• To sample the size of a population, researchers use random or systematic sampling. In random sampling, the sampling points are chosen completely at random, while in systematic sampling, the position of the sampling points is chosen by the researcher for a particular reason.

  • Quadrats (point and frame) or belt transects are useful sampling method techniques that are less motile. The mark-release-recapture method is most commonly used for highly motile species.

Population Size

An ecosystem is comprised of the abiotic and biotic factors in a given area. 


When a species' population size increases, food availability, competition and predation increases, all of which are biotic factors. Additionally, more space is needed, which is an abiotic factor. 

Population size refers to the number of organisms present of a particular species. 

The formula for population size can be measured using the mark-release-recapture method.


N = (n1 x n2) / m


N = population size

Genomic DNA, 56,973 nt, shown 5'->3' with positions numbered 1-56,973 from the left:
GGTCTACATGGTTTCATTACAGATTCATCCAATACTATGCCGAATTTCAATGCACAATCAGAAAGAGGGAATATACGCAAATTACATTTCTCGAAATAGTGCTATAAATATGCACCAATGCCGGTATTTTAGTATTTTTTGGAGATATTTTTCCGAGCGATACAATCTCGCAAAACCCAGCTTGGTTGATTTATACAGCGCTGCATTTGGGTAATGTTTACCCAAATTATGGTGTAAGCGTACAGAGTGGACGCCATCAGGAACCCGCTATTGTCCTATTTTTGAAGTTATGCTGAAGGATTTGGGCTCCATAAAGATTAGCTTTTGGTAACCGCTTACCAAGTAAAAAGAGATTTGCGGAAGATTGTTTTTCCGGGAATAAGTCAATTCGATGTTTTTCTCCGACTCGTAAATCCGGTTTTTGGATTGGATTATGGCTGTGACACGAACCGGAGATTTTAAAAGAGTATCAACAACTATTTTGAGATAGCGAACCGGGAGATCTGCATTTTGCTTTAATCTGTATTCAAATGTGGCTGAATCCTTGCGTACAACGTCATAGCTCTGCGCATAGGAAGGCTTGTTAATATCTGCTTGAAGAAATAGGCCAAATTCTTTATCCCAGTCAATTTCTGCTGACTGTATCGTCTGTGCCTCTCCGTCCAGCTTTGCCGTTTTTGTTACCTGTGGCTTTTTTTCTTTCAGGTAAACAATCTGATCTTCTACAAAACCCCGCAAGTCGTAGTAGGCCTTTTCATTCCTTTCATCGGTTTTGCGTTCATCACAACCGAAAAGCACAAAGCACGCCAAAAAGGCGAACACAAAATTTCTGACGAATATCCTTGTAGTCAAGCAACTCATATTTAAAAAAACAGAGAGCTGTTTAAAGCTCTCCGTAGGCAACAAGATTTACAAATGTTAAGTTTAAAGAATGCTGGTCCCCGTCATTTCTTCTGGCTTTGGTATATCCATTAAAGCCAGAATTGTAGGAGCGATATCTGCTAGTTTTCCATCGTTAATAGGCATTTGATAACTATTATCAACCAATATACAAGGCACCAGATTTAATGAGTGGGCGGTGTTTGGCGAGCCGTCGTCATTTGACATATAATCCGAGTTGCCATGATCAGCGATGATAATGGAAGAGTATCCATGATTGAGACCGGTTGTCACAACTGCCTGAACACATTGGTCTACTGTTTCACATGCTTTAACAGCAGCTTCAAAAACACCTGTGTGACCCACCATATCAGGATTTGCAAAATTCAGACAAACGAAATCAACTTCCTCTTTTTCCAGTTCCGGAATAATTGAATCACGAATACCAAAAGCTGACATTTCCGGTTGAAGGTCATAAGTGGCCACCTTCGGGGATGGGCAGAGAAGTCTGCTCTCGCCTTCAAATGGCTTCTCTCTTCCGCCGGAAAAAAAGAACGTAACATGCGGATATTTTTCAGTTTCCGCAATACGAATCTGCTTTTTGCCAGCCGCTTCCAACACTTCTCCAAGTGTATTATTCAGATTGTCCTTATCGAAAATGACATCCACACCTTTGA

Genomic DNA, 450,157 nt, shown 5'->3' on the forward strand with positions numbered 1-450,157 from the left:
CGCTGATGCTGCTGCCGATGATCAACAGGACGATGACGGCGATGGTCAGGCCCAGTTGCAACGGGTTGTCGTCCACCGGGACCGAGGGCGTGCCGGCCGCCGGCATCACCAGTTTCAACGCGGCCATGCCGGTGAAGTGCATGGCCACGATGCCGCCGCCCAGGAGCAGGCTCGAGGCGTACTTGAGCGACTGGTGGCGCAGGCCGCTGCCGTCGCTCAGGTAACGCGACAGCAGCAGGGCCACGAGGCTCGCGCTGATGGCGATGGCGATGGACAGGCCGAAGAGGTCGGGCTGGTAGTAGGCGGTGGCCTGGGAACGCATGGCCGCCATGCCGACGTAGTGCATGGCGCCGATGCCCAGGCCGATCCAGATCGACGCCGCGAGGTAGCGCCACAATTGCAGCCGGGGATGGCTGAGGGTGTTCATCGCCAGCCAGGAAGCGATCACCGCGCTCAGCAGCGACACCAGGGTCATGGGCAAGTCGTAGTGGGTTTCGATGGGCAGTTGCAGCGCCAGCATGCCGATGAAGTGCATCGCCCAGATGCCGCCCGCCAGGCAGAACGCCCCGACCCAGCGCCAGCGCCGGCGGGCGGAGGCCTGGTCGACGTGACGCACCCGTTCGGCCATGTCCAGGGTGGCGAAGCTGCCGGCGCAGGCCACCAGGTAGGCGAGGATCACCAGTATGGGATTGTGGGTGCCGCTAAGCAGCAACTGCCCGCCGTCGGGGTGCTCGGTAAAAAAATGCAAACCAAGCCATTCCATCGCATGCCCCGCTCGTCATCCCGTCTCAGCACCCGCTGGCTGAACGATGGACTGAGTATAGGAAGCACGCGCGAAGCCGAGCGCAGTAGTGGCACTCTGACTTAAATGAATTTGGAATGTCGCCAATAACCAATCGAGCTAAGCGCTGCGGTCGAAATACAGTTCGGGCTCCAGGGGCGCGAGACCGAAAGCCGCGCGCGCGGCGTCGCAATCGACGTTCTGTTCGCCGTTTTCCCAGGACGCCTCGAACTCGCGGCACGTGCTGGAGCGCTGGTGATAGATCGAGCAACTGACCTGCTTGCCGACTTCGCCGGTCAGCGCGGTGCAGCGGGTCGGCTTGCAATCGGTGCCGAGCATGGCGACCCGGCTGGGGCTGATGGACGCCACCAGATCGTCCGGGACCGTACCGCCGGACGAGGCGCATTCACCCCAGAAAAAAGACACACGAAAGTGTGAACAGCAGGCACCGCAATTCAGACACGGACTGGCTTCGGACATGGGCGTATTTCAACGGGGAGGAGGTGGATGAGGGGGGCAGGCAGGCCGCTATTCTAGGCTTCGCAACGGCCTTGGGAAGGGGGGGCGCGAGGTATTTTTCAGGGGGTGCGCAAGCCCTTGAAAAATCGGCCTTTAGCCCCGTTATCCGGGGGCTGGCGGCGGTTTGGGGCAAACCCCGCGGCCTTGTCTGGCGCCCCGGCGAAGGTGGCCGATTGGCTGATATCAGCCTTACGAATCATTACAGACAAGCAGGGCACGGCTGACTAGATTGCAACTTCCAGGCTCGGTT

n1 = number of individuals in first sample

n2 = number of individuals in second sample 

m = number of recaptured marked individuals 

Population size refers to the number of organisms present of a particular species. 


Population growth refers to the rate at which the population size increases. This is determined by the rate of reproduction and rate of death. 

Population size is controlled by the abiotic and biotic factors of an ecosystem. 


The abiotic factors that influence population size include temperature, space and light availability. 


The biotic factors that influence population size include competition, disease and food availability. 

Final Population Size Quiz

Question

 For which of the following organisms’ population growth curves would the use of a logarithmic scale be appropriate?